This plant-based granola is made using dates and hazelnuts in place of refined sugar and oil. It’s also chocolatey, crunchy, and works equally well as a stand-alone snack, or as a topping for your favorite chia pudding/smoothie bowl/yogurt.
Let’s talk about carbs for a minute. As a die-hard, lifelong carb lover, I’m here to tell you that not all carbs are created equal. Somehow, evidence that refined carbohydrates contribute to obesity and other chronic health problems has been twisted to suggest that grains are bad for you. It’s not ok and it ends here.
For a long time, I didn’t fully appreciate the nutritional difference between whole grains and refined ones. My mindset was more, “carbs are a tasty treat that I indulge in even though I know they are bad for me. Whole grains are a little better, but only marginally, so why bother.” With all the high-protein-crazed, Paleo/Atkins/Keto messaging out there, it’s easy to get this one scrambled.
It wasn’t until I read Dr. Michael Gregor’s How Not to Die that I began to fully appreciate that whole grains, far from being fattening, are actually linked to healthy body weight.
Whole grains have a host of health benefits: they contain many nutrients including fiber, B vitamins, and trace minerals like iron and zinc. Consumption of whole grains has been linked to protection from some of our most common killers, such as heart disease, diabetes, and colon cancer.
Only Superfoods, Please
In addition to oats and millet, this granola contains only healthy, whole, plant foods: dates, hazelnuts, flax seeds, and cocao nibs.
Hazelnuts are rich and flavorful and are famously combined with chocolate to form the Italian Gianduja. In America, we may be most familiar with this flavor profile from Nutella. Although it’s delicious, Nutella’s top ingredients are sugar and palm oil. So if you want a chocolate-hazelnut breakfast that’s good for your mouth AND your body, this granola is a better option.
Hazelnuts are high in protein, healthy fats, and vitamin E, and may protect against cell damage, lower cholesterol, and reduce insulin sensitivity. Although nuts are high in calories, research has consistently shown eating nuts is linked to weight loss.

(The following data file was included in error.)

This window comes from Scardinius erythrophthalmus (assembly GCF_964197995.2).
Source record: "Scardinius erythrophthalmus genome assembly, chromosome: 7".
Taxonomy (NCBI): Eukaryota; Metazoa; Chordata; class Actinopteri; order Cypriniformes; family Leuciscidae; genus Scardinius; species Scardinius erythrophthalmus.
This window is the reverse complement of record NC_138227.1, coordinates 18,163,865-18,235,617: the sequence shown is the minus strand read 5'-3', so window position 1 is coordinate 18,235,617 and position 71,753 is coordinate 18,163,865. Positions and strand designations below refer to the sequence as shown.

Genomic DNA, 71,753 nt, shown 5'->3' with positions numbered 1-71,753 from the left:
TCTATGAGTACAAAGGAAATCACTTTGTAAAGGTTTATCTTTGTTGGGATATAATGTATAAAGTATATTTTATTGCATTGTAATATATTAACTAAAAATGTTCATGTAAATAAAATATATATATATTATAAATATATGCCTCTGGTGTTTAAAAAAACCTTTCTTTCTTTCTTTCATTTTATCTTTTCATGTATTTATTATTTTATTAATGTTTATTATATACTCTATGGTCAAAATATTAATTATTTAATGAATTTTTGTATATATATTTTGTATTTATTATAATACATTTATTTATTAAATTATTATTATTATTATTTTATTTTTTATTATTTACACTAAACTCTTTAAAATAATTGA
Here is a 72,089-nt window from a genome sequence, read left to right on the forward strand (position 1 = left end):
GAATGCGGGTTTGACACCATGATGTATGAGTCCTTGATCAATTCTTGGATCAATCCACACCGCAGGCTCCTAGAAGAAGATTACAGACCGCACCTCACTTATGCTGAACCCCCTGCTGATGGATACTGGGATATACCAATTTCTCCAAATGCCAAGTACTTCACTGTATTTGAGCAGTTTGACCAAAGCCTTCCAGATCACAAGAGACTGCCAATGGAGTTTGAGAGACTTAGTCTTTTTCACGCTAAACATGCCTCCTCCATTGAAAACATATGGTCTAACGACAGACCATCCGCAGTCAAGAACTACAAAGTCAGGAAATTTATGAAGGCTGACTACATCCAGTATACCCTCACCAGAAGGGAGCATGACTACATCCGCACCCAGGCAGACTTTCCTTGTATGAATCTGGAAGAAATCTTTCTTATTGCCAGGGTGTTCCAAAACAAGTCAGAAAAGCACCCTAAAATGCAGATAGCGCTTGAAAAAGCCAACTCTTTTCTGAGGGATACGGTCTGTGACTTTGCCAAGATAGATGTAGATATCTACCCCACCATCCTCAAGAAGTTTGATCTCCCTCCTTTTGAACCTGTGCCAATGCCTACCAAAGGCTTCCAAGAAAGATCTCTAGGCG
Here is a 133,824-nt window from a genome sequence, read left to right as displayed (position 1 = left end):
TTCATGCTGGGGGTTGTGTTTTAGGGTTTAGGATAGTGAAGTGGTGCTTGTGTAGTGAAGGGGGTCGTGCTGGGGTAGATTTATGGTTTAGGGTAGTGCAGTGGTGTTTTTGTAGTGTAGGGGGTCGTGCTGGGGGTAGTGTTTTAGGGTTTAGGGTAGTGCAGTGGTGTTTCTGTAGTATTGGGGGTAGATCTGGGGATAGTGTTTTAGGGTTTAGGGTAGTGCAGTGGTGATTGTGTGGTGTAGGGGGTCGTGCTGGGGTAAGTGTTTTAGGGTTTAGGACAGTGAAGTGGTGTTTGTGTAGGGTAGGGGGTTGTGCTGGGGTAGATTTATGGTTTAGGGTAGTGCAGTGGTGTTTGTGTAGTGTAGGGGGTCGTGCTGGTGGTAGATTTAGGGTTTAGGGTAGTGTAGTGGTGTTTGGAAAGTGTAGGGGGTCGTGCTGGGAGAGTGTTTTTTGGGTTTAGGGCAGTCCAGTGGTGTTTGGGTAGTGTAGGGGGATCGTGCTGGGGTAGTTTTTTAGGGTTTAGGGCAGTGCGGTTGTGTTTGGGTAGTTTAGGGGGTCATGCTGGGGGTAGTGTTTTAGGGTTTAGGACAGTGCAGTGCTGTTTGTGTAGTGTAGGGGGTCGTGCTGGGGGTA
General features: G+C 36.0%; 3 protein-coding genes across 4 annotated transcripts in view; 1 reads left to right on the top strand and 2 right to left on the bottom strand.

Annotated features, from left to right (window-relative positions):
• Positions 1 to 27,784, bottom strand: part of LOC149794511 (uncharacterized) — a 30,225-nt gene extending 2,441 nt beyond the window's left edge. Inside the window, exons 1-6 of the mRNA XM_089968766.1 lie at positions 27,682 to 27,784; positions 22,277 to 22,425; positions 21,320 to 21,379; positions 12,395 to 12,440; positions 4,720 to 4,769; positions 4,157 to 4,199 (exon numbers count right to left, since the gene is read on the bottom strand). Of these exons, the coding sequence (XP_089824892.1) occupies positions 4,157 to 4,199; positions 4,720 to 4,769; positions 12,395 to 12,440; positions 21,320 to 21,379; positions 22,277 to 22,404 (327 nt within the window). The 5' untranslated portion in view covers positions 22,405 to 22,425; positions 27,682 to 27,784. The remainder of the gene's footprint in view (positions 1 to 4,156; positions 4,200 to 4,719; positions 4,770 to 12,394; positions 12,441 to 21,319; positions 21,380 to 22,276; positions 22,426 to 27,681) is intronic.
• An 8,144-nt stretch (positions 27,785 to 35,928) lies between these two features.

Next up, flax.
Lignans are found in higher concentration in flax than in any other food and may protect against cardiovascular disease and cancer. Flax also contains omega-3 fatty acids, which you’ve probably heard of in regard to fish. Purported to help with arthritis and depression, among other things, flax provides omega-3’s without the risks of eating fish. One important thing to note about flax is that it’s much better to eat it ground rather than in whole seed form for maximum nutrient absorption. You can buy it already ground (also known as flax meal) or grind it yourself in a coffee or spice grinder.
The chocolate component in this recipe is cocao nibs, which are minimally processed pieces of cocoa beans, without any additives. Cacao nibs have a deep, intense chocolate flavor, and are packed with vitamins, minerals, and antioxidants. They also provide a nice caffeine buzz with your morning coffee!
I’ve written about dates in a previous post, but to recap, dates are a healthy alternative to refined sweeteners, because they contain fiber and antioxidants, and are relatively low-glycemic.
Now, let’s talk about what’s not in this granola recipe: namely, refined sugar and oil.